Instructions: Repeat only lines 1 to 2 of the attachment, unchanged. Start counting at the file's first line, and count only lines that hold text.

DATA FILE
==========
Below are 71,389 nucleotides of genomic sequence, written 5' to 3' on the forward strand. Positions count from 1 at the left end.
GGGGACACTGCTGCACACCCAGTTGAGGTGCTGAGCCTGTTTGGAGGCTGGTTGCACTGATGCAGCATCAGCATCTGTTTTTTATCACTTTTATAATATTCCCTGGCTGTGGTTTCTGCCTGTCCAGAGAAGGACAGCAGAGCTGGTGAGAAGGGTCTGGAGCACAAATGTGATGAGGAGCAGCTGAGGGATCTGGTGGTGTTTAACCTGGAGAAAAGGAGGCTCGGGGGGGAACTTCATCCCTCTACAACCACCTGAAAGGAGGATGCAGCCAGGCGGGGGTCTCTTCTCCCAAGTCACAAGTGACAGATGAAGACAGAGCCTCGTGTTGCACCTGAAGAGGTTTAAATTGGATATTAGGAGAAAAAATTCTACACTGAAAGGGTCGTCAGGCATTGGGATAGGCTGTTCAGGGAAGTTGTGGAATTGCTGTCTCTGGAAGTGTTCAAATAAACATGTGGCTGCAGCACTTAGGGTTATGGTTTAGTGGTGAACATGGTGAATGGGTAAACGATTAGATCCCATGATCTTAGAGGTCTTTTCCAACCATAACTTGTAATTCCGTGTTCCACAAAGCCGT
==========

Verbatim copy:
Below are 71,389 nucleotides of genomic sequence, written 5' to 3' on the forward strand. Positions count from 1 at the left end.
GGGGACACTGCTGCACACCCAGTTGAGGTGCTGAGCCTGTTTGGAGGCTGGTTGCACTGATGCAGCATCAGCATCTGTTTTTTATCACTTTTATAATATTCCCTGGCTGTGGTTTCTGCCTGTCCAGAGAAGGACAGCAGAGCTGGTGAGAAGGGTCTGGAGCACAAATGTGATGAGGAGCAGCTGAGGGATCTGGTGGTGTTTAACCTGGAGAAAAGGAGGCTCGGGGGGGAACTTCATCCCTCTACAACCACCTGAAAGGAGGATGCAGCCAGGCGGGGGTCTCTTCTCCCAAGTCACAAGTGACAGATGAAGACAGAGCCTCGTGTTGCACCTGAAGAGGTTTAAATTGGATATTAGGAGAAAAAATTCTACACTGAAAGGGTCGTCAGGCATTGGGATAGGCTGTTCAGGGAAGTTGTGGAATTGCTGTCTCTGGAAGTGTTCAAATAAACATGTGGCTGCAGCACTTAGGGTTATGGTTTAGTGGTGAACATGGTGAATGGGTAAACGATTAGATCCCATGATCTTAGAGGTCTTTTCCAACCATAACTTGTAATTCCGTGTTCCACAAAGCCGT